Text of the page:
tempted to read them. Actually liked the "Mirror of her Dreams" books
43. Neuromancer. Read it, liked it, but the whole film-noir style
was a tad overdone.
45. Old Man's War. Another one that I almost bought at a used book
store but had to put back.
46. Outlander. My wife has read them all and watched the TV series,
but hasn't once suggested that I might like them. I'll take that as a
48. Perdido Street Station. I kept running into this book while
looking for The City and The City. Didn't buy it.
49. Ready Player One. Another bartender recommendation (different
bar - is there a high correlation between bartenders and SF fans?),
but I haven't read it or seen the movie yet. Probably will
50. Red Mars. The whole trilogy is sitting on the Hugo shelf,
52. Ringworld. About two pages into reading it for the Hugo quest, I
realized that I had read it back in high school. Read it again anyway
because I really like it.
55. Slaughterhouse Five. Read this back around high school age too.
Don't remember much other than enjoying it.
57. Solaris. Saw the movie. The Clooney version. Not sure if that
58. Starship Troopers.
60. Stranger in a Strange Land. I read a lot of Heinlein for my Hugo
quest, and quickly found out that I just don't like his books. Not
the early novels, not the later stuff, none of it. I just don't dig
his style. That said, the first half of SiaSL wasn't bad, but it went
downhill fast in the second half.
61. The Color of Magic. On my "to be read eventually" list.
62. The Curse of Chalion. On the Hugo shelf, waiting.
64. The Dispossessed. The Hugo quest has also shown me that I'm not
a big Le Guin fan. The stories aren't bad, but I find it hard to get
into her "literary" writing style and I feel like every paragraph is
trying to bash me over the head with a moral. Of her books that I've
read, this was probably my least favorite. I might read it again some
time putting the chapters in chronological order to see if that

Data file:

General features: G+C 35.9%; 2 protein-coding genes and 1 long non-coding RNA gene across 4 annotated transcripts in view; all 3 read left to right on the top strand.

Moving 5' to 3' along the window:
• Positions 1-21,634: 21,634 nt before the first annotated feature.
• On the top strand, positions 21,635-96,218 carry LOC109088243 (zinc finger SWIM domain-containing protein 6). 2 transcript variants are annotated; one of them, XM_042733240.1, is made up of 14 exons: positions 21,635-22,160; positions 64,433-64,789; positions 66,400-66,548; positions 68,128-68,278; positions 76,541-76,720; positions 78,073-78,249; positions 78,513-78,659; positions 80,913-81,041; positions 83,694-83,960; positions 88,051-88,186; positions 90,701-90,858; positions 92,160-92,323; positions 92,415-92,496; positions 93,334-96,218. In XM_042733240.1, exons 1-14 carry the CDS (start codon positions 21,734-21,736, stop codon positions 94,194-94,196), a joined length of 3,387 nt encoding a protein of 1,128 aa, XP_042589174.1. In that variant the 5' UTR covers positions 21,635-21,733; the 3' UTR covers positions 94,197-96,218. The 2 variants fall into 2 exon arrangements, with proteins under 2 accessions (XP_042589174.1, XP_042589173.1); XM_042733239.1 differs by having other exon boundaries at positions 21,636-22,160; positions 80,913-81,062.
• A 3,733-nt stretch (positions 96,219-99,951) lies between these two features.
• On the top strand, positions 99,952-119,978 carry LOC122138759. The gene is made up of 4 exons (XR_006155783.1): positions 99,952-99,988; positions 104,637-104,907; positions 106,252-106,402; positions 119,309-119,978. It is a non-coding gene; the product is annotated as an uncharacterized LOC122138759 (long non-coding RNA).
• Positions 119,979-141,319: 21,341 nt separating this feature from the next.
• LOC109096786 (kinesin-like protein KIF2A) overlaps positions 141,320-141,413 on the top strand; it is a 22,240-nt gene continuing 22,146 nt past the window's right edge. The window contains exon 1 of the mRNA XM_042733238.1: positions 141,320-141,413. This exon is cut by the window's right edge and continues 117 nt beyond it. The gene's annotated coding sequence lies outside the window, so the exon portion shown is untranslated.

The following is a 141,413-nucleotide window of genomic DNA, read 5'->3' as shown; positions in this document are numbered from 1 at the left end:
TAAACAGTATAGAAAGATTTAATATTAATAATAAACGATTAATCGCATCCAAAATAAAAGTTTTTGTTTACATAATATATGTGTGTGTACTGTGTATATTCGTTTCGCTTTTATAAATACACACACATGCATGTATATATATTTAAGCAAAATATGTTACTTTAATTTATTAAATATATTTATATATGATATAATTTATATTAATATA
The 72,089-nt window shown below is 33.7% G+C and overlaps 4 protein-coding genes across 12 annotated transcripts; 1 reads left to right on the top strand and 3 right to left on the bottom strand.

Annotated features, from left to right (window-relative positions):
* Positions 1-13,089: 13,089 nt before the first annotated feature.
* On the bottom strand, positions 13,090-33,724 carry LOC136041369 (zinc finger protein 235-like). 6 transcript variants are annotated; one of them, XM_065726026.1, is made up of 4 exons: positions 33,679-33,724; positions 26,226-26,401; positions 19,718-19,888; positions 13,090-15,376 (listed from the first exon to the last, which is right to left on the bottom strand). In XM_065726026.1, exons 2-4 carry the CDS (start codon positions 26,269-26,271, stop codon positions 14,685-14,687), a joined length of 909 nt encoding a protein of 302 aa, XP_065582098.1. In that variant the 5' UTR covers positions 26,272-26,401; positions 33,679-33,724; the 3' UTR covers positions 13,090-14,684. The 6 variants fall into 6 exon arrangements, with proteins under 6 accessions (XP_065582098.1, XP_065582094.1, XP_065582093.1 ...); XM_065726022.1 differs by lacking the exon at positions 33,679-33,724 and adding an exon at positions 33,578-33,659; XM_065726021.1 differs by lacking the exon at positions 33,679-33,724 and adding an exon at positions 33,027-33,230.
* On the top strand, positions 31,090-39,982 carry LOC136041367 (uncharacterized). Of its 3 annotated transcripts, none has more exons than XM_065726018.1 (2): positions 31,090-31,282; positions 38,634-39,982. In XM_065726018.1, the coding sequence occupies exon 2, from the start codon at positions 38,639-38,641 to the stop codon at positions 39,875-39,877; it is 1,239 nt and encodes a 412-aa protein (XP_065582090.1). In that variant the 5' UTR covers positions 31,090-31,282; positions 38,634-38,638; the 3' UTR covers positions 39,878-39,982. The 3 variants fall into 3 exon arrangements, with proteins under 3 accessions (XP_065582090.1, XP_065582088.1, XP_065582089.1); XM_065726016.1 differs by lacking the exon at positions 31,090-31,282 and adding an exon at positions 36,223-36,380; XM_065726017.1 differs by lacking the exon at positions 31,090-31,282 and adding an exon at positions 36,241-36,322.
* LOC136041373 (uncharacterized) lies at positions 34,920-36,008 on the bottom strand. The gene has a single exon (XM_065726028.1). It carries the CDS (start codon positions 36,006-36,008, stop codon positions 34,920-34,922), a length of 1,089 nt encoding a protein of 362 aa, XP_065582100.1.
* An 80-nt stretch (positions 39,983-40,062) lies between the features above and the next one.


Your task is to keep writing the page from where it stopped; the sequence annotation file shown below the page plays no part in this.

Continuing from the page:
66. The Eye of World. Goddamned Wheel of Time series. A co-worker
gave me the first two books. He failed to mention that they were the
beginning of a never-ending series. I read the whole thing (I'm
obsessive that way), but man did it get tedious in the later Jordan
volumes. It's pretty bad when a series is noticably improved by the
author dying and letting someone else step in to finish it. I should
probably read some other Sanderson eventually. Anyway, this was one
of the very few book series that, as soon as I was done reading it, I
got rid of the whole thing because I knew I'd never want to read it
67. The Forever War. Read for the Hugo quest. I'm not a big milSF
fan, but it wasn't bad.
69. The Gunslinger. Love the first book and the one that's a
flashback to Roland's youth. I thought the series went downhill when
King decided to bring in characters from Earth, and the last few books
really sucked. You could tell he was rushing through it just to get
the series finished. I mean, he set up this big cross-over with The
Stand that could have been amazing...then never did anything with it.
71. Hitchhiker's Guide To the Galaxy. One of my all-time favorite
series. Sci-fi meets Pythonesque humor? Sign me up. I could have
done with another half-dozen of these, even if the last couple books
weren't quite up to the standards of the first couple.
72. The Hobbit. A favorite.
75. The Left Hand of Darkness. Of the Le Guin I've read, this was
probably my favorite. Still not a book I liked all that much though.
76. The Lion The Witch and the Wardrobe. One of the first fantasy
series I ever read. Even as a kid, I thought the religous allegories
were a bit heavy-handed.
77. The Lord of the Rings. Possibly my favorite book of all time. I
also love the Peter Jackson movies, so sue me (but hated what he did
to The Hobbit). When the LotR movies came out on DVD, my daughter
(who was three or four at the time) wanted to watch them, but my wife
and I thought they were too scary for her. So I read the entire book
to her as a bedtime story, about 5-10 pages or so a night. Took
around half a year. By the end, she had decided that Merry and Pippin
were her new imaginary friends.
79. The Martian. Loved the movie, should probably read the book
80. The Martian Chronicles. An early SF favorite. I was inspired to
read the book by the TV miniseries in 1980, which puts it around
seventh grade. Perfect fit.
83. The Princess Bride. I liked the movie. Should probably read the
84. The Road. Saw the movie. Not sure if I can say I actually liked
it. Doubt I'll read the book.
88. The Stars My Destination. I've almost bought this one in used
book stores multiple times. I'll get to it eventually.
89. The Sword of Shannara. I'm about 50% sure I read this in high
school or college but don't remember anything at all about it. Maybe
I just saw it in book stores and thought it looked like something I'd
like, but never got around to buying.
90. The Time Machine. I *think* I read it, but it might be like
Frankenstein where I've just absorbed the story over the years. But I
distinctly remember the parts about Morlocks freaking me out, so maybe
I had to read it for school? I dunno.
93. The Windup Girl. On the Hugo shelf, waiting.
94. 20,000 Leagues Under the Sea. I went on the ride at Disney World
in the 70s. Does that count?
BTW, the two that you missed were Red Rising by Pierce Brown and The
Last Unicorn by Peter S. Beagle. I haven't read either of them.